U.S. airlines arrive late nearly 30% of the time and despite its recent troubles, Southwest is hardly the biggest offender.
Southwest Airlines (LUV) – Get Free Report had a really lousy Christmas season during which it had to cancel two-thirds of its flights. That left passengers stranded, long-time customers angry, and many Americans questioning whether they could trust the airline.
That’s a pretty rough position for a company that before the covid pandemic had never lost money or laid an employee off. Southwest had built its business around being customer friendly by offering transparent pricing without hidden fees.
The problem (and it’s a big one) is low fares and a lack of extra charges mean nothing when the airline does not get you where you are going. Nobody sleeping on the floor of an airport thinks, “well, at least my ticket was cheap,” anymore than a passenger on the Titanic would say “sure, we sank, but the orchestra was excellent.”
Southwest’s problems, while extreme, are not unique. U.S. airlines are late a lot, with only 71.91% of North America flights arriving on time this year, according to data compiled by Cirium. Some airlines are, of course, worse than others, but Southwest was hardly the biggest offender.
Kevin Dietsch/Getty Images
What Is an On-Time Flight?
An on-time flight doesn’t actually even have to be on time. The definition Cirium uses contains some wiggle room.
“Airline on-time performance is defined as an aircraft arrival at the gate under 15 minutes of the scheduled arrival time,” the data tracking company shared on its website.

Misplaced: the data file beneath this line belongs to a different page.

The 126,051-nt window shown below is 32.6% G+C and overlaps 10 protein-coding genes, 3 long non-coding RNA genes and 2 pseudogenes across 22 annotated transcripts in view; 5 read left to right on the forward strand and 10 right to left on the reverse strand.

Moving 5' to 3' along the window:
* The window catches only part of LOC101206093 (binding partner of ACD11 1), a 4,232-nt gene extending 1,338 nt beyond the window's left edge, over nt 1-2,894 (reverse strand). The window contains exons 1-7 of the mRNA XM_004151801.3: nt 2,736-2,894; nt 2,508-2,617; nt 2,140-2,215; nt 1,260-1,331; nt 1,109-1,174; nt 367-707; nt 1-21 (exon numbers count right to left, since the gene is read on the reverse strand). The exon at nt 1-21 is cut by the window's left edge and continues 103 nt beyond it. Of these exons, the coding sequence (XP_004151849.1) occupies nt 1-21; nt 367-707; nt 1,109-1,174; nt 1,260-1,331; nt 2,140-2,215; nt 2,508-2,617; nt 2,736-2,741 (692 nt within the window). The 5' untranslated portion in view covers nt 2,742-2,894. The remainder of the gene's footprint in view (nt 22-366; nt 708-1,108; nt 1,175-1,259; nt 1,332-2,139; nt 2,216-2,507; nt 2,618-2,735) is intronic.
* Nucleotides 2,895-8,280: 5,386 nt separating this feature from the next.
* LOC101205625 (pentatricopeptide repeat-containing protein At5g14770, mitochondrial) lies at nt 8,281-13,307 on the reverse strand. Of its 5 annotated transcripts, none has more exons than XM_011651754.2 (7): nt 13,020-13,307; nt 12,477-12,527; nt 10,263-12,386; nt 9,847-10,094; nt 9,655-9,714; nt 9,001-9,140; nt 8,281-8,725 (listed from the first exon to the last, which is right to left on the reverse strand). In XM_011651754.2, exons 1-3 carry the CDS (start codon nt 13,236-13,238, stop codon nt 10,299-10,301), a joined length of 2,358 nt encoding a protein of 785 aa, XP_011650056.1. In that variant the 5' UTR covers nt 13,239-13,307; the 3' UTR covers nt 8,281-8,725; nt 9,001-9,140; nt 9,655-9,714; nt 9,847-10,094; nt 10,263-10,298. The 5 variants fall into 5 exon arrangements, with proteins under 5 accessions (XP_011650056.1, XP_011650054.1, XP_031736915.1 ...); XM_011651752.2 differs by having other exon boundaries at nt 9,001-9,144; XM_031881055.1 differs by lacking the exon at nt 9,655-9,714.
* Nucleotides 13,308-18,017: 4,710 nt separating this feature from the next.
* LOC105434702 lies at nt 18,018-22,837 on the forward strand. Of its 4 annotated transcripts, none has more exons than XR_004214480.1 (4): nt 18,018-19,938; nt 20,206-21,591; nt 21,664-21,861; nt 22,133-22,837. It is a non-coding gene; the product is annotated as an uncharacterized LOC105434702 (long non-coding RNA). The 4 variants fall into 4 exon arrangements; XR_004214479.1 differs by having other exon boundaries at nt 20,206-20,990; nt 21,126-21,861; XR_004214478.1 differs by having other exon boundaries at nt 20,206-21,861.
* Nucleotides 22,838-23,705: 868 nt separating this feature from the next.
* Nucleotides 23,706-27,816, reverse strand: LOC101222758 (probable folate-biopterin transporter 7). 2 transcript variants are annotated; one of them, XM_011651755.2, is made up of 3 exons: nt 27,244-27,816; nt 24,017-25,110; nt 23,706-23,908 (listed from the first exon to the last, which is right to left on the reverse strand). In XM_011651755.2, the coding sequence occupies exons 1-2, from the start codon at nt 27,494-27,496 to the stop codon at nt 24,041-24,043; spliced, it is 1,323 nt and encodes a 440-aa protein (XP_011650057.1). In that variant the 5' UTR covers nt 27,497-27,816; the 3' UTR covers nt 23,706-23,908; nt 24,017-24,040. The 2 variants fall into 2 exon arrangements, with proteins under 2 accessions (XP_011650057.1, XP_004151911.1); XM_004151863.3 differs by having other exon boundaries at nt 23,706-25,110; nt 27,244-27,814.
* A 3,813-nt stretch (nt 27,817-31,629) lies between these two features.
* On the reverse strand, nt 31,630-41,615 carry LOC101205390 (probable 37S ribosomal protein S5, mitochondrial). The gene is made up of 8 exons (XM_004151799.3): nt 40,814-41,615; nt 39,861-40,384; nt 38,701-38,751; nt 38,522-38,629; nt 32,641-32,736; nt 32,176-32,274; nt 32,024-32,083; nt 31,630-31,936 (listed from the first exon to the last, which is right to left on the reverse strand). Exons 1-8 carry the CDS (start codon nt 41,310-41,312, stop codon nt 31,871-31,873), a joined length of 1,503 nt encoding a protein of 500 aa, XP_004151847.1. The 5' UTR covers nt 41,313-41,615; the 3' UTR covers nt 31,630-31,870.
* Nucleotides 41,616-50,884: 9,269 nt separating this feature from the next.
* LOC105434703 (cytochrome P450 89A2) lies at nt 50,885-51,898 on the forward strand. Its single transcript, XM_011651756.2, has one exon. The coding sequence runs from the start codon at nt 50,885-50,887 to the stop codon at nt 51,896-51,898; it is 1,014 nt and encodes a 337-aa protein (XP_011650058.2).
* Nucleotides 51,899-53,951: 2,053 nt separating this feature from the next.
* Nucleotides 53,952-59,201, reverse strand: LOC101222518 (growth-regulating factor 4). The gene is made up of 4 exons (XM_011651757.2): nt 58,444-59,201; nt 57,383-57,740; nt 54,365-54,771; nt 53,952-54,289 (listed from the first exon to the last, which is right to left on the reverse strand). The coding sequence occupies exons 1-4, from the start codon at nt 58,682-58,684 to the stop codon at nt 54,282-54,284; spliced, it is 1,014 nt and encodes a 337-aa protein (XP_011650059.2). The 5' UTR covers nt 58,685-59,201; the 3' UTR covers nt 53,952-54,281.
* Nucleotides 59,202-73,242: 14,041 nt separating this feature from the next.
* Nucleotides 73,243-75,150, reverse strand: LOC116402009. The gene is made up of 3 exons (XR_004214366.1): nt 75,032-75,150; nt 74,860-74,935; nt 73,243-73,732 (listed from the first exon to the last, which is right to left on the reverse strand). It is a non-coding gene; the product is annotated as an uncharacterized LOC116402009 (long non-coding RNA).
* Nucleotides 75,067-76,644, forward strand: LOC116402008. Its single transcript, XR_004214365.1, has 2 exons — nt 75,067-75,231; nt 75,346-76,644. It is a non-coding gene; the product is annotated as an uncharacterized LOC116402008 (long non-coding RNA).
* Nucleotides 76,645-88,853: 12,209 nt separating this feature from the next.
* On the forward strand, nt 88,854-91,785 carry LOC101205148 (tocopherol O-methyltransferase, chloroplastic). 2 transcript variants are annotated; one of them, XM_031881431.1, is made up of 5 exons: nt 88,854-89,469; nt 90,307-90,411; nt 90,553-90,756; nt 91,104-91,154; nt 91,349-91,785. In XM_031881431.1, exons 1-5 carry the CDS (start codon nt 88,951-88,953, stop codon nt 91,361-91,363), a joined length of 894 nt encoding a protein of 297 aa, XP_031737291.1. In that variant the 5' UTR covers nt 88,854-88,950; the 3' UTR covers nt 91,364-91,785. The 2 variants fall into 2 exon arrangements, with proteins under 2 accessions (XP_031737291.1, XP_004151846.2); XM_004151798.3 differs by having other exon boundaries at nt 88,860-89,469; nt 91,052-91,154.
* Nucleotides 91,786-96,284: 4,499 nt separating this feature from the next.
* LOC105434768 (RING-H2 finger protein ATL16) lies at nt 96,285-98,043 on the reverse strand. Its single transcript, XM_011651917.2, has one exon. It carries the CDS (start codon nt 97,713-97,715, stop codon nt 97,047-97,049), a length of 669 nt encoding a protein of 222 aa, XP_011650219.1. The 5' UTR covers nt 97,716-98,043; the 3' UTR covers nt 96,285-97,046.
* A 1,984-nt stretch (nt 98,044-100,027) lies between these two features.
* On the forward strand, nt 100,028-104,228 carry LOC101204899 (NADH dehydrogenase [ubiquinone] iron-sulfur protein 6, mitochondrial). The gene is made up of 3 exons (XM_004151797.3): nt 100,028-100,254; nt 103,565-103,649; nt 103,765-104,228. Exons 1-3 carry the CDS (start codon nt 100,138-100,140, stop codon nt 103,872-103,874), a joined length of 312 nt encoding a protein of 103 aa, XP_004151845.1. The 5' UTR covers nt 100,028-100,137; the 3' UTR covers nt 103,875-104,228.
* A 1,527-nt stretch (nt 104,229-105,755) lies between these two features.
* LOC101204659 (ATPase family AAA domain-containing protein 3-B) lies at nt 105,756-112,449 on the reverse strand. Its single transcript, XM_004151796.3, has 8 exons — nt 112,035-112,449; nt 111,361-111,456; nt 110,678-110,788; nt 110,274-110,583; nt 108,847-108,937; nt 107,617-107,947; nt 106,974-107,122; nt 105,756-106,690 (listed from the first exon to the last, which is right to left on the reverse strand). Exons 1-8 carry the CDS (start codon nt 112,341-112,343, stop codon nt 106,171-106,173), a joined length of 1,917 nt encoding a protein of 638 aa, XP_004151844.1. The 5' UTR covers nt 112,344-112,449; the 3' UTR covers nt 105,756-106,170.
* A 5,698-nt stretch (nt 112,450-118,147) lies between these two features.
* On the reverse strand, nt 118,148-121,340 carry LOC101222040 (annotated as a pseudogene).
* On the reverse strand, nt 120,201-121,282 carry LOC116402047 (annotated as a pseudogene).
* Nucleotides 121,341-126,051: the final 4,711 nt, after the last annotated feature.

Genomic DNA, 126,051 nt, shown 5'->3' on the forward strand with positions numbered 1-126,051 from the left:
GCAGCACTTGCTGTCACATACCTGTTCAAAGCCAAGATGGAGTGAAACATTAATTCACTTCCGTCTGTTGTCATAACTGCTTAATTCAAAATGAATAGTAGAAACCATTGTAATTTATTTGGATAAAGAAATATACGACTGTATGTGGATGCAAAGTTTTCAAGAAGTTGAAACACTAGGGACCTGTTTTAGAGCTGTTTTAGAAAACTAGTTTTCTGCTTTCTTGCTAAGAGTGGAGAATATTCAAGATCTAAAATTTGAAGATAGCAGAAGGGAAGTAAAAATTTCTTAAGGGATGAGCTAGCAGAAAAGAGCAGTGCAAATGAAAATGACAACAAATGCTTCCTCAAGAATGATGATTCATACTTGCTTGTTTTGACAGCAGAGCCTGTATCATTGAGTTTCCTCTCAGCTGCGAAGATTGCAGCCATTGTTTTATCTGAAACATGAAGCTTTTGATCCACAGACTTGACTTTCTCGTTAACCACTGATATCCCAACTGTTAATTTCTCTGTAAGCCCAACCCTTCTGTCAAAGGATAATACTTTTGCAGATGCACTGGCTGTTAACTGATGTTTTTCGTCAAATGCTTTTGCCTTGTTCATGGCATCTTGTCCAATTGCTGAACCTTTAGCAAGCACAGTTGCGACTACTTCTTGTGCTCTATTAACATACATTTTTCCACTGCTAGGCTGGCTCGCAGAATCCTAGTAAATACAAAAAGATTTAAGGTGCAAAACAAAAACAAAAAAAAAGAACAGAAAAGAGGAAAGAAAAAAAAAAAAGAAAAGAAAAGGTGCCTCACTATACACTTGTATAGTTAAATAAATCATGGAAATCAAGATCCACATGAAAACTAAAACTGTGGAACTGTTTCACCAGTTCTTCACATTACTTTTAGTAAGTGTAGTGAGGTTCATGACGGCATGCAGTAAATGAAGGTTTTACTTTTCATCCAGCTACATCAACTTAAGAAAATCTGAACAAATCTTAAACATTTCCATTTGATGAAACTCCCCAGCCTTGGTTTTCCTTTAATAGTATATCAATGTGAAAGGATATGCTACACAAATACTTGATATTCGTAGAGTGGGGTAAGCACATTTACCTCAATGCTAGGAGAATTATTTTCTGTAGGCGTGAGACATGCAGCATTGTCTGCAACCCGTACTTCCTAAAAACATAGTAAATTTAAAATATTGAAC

So, basically by the standards of normal people, showing up 15 minutes after your planned arrival is late, but that’s not how airlines define it. That’s a very lax standard when you consider what happens if you show up 15 minutes late for a date or a job interview.
Even using those pretty loose standards, U.S. airlines had what ranged from OK to poor records. Delta Airlines (DAL) – Get Free Report led the way with about an 85% on-time rate followed by United Airlines (UAL) – Get Free Report at 81.26%, and American (AAL) – Get Free Report (78.77%).
Southwest likely benefited from the data stopping on Dec. 15, but through that date, it came in next at 74.68% with Frontier (FRON) (68.99%), JetBlue (JBLU) – Get Free Report (67.13%) and Allegiant (66.49%) following.
Spirit (SAVE) – Get Free Report, which is being bought by JetBlue, was not included in the rankings. That left the bottom to Canadian carriers WestJet and Air Canada with on-time rates of 60.66% and 55.56% respectively, Travel Weekly reported.
Southwest Works to Solve its Problems
Southwest has blamed its mass cancellations on a failure of its technology that was caused by the extreme weather in the northeast. The airline canceled about two-thirds of its flights on Dec. 29, but said it expects a return to normal operations on Dec. 30.
“We are encouraged by the progress we’ve made to realign crew, their schedules, and our fleet. With another holiday weekend full of important connections for our valued customers and employees, we are eager to return to a state of normalcy,” the airline shared on its website. “We know even our deepest apologies–to our customers, to our employees, and to all affected through this disruption–only go so far.”
The airline has set up a web page, Southwest.com/traveldisruption for customers “to submit refund and reimbursement requests for meals, hotel, and alternate transportation; as well as to help connect customers to their baggage.”
More Southwest Coverage:
Southwest Airlines Explains What Went Wrong (and Where the Blame Lies)Twitter Reaction to Southwest Air’s Epic Failure Reveals Stunning ScenesSouthwest Airlines Faces Investigation Over Flight CancellationsSouthwest Flight Canceled? How You Might Be Able to Get HomeCan Southwest Air Stock Take Flight Despite Cancellations?What to do if Your Southwest, Alaska or Other Flight Gets CanceledFAA Has Serious Southwest Airlines Safety Concerns